The Skidmore College Expository Writing Network. Techniques for a Writing-Intensive Instruction

The Skidmore College Expository Writing Network. Techniques for a Writing-Intensive Instruction

Three kinds of activity easily integrate into witing-intensive courses. First are the ones activities which focus only in the CONTENT, such as lectures and discussions of texts. Second are activities related solely to WRITING as separate from the content concerns for the course. Grammar drills or sentence exercises that are combining into this category, but so would lecturing on writing in general or examining types of good writing without reference to the information. Third are activities which teach BOTH WRITING AND CONTENT. Peer critiquing, journal writing, and group brainstorming teach both writing and content as does examining model essays which are chosen for the quality regarding the writing in addition to worth of this content. The following advice are intended to show how writing can be taught not only as a skill that is mechanicalthrough sentence and paragraph modeling), nor merely once the display of information (by concentrating solely on content), but as a generative intellectual activity with its own right. These are typically based on three premises:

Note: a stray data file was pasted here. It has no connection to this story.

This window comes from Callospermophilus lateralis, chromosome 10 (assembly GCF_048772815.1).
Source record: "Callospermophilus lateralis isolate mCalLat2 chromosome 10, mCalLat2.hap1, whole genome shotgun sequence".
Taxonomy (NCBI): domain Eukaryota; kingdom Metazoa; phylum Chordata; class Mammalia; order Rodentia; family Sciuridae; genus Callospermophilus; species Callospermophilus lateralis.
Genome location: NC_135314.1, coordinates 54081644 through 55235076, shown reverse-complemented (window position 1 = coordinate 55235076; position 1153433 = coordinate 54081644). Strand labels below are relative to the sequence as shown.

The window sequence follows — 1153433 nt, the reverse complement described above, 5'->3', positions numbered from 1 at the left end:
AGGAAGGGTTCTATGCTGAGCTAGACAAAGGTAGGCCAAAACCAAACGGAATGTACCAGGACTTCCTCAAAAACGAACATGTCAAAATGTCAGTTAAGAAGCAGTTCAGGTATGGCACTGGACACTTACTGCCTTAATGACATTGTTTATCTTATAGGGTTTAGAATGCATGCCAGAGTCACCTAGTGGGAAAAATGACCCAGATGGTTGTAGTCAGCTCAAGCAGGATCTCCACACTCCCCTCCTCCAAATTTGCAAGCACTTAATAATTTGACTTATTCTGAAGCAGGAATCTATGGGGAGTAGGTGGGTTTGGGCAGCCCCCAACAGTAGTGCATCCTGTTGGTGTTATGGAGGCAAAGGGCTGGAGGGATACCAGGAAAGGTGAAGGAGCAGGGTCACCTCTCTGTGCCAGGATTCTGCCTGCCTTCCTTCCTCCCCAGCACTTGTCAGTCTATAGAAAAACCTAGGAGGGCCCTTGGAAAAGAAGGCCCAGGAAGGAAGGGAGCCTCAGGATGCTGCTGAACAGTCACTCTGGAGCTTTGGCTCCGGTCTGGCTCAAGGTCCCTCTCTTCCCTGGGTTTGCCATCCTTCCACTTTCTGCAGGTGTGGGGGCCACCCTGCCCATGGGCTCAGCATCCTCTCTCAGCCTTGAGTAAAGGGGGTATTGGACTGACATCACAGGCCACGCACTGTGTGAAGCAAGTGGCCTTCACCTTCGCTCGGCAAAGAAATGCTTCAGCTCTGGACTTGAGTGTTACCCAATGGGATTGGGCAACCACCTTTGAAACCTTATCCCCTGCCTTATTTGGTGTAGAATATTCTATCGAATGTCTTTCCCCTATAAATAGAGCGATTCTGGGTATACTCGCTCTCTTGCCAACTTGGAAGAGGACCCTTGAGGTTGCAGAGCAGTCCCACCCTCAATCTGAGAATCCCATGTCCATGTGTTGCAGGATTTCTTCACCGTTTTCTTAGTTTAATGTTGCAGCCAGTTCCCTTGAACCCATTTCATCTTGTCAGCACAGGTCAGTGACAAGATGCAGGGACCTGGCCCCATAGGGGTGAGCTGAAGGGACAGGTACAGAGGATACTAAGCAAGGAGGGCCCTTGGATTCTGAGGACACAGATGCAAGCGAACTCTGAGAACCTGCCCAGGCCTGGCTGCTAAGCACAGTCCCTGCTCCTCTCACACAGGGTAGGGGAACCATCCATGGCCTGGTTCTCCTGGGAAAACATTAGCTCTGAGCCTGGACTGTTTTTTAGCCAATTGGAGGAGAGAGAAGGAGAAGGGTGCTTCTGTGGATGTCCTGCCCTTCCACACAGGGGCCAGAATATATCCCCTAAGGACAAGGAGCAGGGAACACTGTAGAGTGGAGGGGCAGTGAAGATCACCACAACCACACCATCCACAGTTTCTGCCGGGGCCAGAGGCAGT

that students can learn a great deal about themselves as writers by becoming more careful readers;

that astute readers deal with the structure associated with text in order to find that analyzing the author’s choices at specific junctures provides them with a surer, more detailed grasp of content;

that students can give their writing more focus and direction by thinking about details as areas of a complete, whether that whole be a sentence, paragraph, or chapter.

Thus, focus on a discipline’s language, methodology, formal conventions, and ways of creating context–as these are illustrated in texts, lectures, and student papers–is an effective method of teaching writing. Read more